Lum in October told Civil Beat the gift is used to staff officers in Waikiki on their off-duty time "to address security issues that could affect business activity in the area."
read … Maybe the cops should start selling weed
Civil Beat Still Crying about Imprisoned Multi-Kilo Dope Dealer
CB: An ordained (sic) Hilo minister (sic) who believes (sic) marijuana is a religious sacrament is about to spend his second Christmas in federal lockup awaiting trial.
Meanwhile, a federal judge on Monday released on bail a Honolulu police captain found with more than a half pound of methamphetamine (FALSE) and other drug-dealing paraphernalia in his home.
Where's the equity?
(The equity is there. Both defendants were originally granted bail. Both had their bail revoked when they were arrested again for dealing drugs while on bail. The justification for Nishimura being released a second time is that the meth may have been planted by Imose. In contrast, Christie is 'proud' of his 'sacrament' and nobody has suggested that he was 'set up' by anybody other than himself.
Marijuana makes perfectly good people into liberals.)
read … Christie in Jail Still
North Korea, budget cuts among topics at military conference
PBN: Commanders from U.S. Pacific Command, the Pacific Fleet, Pacific Air Forces, Marine Corps Forces Pacific, the Coast Guard, and Hawaii National Guard are slated to speak to a crowd of dignitaries and business leaders during the 11th-annual Hawaii Military Partnership Conference, slated for Jan. 5. Consider it The Chamber of Commerce of Hawaii 411 session with the commanders. Attendees will include Gov. Neil Abercrombie, members of the Aloha State’s congressional delegation, other bigwigs, and me.
“The military is an important player [in Hawaii],” said David Carey, chairman of the chamber’s Military Affairs Council.
“Budget cuts are big on the list, so we’ll ask about it,” Carey said.
read … 9-1-1 session?
Chow says nothing is official on Hawaii
ABC: …after practice Tuesday, Chow said nothing is official.
"There's obviously a couple things going on, but we're here," said Chow. "There's some talk, a lot of rumors and that kind of stuff. We just have to wait and see. I don't know what the reports are saying, but there's nothing finalized and nothing done. I haven't signed a piece of paper and nobody's told me that."
"He's very interested in the job," said head coach Kyle Whittingham. "It's a good opportunity. But, in this profession, nothing is ever a done deal until it's a done deal. So, right now, he's our offensive coordinator.
Whittingham added that if Chow did take the Hawaii job, he would want him to stay and coach the Utes against Georgia Tech in the Sun Bowl December 31st.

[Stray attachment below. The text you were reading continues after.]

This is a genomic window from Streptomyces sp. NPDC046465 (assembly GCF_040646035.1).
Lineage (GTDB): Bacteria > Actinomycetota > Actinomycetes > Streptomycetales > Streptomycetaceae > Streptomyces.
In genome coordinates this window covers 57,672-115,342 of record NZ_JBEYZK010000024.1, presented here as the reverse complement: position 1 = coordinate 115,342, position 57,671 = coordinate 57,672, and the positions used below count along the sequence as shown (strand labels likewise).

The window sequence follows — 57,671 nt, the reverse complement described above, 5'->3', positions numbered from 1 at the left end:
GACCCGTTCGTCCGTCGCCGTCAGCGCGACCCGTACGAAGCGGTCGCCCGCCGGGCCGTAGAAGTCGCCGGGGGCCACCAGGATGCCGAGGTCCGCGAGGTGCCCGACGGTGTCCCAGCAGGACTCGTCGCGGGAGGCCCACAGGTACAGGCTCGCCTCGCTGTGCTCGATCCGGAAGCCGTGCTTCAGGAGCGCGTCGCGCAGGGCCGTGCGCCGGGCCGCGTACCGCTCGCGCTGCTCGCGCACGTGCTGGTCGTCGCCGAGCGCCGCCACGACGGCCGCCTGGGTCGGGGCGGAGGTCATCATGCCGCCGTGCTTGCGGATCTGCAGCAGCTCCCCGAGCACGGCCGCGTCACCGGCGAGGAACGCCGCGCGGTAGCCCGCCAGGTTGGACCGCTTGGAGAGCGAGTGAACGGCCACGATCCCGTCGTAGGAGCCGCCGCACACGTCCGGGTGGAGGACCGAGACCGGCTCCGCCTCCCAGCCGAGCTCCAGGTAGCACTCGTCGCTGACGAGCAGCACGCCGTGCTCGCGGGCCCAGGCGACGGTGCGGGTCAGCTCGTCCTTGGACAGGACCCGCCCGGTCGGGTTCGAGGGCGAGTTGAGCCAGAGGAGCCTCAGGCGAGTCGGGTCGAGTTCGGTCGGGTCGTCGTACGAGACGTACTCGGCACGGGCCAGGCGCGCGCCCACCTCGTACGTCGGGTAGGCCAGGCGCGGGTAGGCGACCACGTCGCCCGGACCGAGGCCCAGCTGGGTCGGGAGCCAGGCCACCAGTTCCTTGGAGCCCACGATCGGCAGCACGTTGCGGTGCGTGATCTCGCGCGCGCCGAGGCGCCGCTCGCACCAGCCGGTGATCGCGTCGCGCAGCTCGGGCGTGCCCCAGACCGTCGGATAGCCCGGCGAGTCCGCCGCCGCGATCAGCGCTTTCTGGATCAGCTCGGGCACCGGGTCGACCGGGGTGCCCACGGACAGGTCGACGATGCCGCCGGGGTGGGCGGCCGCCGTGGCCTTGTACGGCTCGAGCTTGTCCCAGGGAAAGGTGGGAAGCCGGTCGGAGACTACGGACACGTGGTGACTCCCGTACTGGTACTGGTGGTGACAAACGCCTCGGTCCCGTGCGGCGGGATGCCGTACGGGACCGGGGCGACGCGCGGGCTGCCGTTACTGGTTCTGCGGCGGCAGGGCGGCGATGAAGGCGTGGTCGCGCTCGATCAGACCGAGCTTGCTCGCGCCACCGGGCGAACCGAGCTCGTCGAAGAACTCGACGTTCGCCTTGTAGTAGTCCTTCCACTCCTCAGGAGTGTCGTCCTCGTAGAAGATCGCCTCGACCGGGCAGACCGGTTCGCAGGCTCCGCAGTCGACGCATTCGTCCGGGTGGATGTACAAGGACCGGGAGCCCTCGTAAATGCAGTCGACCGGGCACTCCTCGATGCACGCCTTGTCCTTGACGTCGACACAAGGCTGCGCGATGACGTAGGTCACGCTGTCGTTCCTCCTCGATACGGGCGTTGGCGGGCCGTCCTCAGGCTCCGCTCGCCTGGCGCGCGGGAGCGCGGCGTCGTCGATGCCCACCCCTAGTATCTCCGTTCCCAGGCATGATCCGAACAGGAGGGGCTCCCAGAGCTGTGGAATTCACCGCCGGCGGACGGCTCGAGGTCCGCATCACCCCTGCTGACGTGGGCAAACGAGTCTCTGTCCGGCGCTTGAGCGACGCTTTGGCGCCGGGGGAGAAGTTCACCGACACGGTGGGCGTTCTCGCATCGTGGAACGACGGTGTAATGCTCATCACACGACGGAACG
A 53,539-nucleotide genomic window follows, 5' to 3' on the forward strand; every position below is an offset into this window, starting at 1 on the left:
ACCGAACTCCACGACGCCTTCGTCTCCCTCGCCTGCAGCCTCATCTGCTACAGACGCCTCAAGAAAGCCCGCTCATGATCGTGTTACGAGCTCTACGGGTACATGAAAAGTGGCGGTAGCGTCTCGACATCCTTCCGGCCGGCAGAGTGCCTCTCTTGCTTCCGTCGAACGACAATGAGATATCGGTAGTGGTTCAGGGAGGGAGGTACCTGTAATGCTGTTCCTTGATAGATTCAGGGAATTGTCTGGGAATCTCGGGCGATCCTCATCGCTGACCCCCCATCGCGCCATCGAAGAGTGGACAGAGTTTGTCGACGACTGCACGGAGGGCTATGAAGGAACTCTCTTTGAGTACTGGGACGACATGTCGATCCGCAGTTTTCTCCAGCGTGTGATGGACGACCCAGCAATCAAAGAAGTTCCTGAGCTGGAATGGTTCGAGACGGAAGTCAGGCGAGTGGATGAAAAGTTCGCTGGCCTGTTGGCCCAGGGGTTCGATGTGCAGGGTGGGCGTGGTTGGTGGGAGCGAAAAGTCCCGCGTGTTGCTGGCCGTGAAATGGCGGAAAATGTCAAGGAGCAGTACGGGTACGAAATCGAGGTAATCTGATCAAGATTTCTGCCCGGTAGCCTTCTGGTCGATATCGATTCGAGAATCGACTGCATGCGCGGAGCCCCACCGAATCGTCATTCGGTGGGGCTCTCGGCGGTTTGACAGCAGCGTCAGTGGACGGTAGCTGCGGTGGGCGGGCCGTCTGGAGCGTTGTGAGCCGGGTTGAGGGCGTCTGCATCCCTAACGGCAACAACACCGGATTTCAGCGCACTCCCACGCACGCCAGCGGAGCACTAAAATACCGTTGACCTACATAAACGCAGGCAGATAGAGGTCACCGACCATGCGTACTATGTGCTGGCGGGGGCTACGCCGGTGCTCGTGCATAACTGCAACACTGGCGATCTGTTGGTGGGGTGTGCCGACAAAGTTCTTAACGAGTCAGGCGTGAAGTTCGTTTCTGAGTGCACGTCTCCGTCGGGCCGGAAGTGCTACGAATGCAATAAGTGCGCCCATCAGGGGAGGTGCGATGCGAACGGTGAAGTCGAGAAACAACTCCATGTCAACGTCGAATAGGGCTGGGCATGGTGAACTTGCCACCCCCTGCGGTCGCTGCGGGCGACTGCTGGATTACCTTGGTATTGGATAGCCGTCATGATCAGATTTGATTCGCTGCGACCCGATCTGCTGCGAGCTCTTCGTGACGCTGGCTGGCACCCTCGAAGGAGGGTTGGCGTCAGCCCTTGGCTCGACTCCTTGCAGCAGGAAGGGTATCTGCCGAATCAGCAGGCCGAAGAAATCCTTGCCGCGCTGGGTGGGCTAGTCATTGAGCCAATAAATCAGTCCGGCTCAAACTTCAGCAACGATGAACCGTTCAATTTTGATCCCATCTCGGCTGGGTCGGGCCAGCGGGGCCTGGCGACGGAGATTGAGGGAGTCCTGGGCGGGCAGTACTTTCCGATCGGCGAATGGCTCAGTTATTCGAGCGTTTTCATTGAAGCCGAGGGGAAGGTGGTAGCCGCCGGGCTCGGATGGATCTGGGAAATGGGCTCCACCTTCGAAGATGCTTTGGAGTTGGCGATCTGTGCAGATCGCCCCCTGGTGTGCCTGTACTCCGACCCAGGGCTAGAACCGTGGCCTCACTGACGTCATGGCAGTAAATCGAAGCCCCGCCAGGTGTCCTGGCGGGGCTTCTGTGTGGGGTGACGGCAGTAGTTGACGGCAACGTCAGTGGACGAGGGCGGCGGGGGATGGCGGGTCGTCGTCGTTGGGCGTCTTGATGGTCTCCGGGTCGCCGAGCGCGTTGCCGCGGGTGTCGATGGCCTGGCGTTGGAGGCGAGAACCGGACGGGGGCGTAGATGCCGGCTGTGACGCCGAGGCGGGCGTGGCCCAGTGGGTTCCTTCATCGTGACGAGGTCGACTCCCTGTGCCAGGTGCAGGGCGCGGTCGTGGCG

"That would be my plan," Whittingham said. "If in fact it happens, it would be my desire to finish the season the way we started it and have him coordinate and call the game."
If Chow takes the job, it's being rumored that Utes defensive coordinator Kalani Sitake would go with him to Hawaii….
SA: UH plans to pay Norm Chow up to $800,000 per year as the Warriors' football coach
HNN: UH Warrior arrested for vehicle prowling
read … Not Chow Time Yet
Kailua Neighbors Give Obama Thumbs Down on Job Performance
LAT: Neighbors seemed ambivalent about the inconvenience that goes with having the first family move onto your street, if only temporarily. Mary Bibby, whose house is opposite the security checkpoint, is spending her fourth straight Christmas in proximity to the Obamas. One year, she says, she shook the president’s hand at a nearby church service.
Bibby could live without the bomb-sniffing dogs constantly checking her car. Asked about Obama's performance in office, she pointed a thumb earthward. “I don’t think he’s healing any of the ails that bother people so much,’’ she said.
Ruth Bessinger, 45, who recently moved into the neighborhood, said she was excited to have caught the first lady’s glance as the motorcade returned home one day. She looked at one of the passing cars, realized she was staring straight at Michelle Obama through the window, and smiled and waved. She said she was delighted when the first lady smiled and waved in return.
Bessinger said she has one regret: she was holding bag from McDonald's. Knowing the first lady is a stickler about nutrition, she said she felt a bit “embarrassed.’’ (But she can buy indulgences by making a campaign contribution.)
CB: Michelle Obama Brings Daughters, Sam Kass To MA’O Organic Farms
The Hill: Obama's Hawaii Christmas dilemma
read … LA Times
Kiwis, Omidyar team up to Launch Dairy
The venture is backed by Dairy Solutionz (USA) Ltd., a wholly owned subsidiary of Dairy Solutionz (NZ) Ltd.; Ulupono Initiative LLC; Finistere Ventures, LLC; and Atlantic Dairy Consulting, LLC.
Tropical Dairy Solutions, LLC was formed to develop grass-fed dairy farms and processing facilities to produce a wide variety of dairy products in the state of Hawaii, including yogurt, cheese and ice cream.
Currently, the total amount of locally produced milk is less than 9 percent of the entire market with the rest imported from the Mainland.
The consortium aims to create sustainable dairy farms using proven, world-class methods that provide high quality, local dairy products at a competitive cost.
read … Another Big Scheme?
Need A Job? AP Wants You in the Legislature
Poynter: Newsperson - Temporary Statehouse Reporter, Honolulu
read … Legislature
Rolling waves not joints
Another surfer admits they are all on drugs.
read … Rolling waves not joints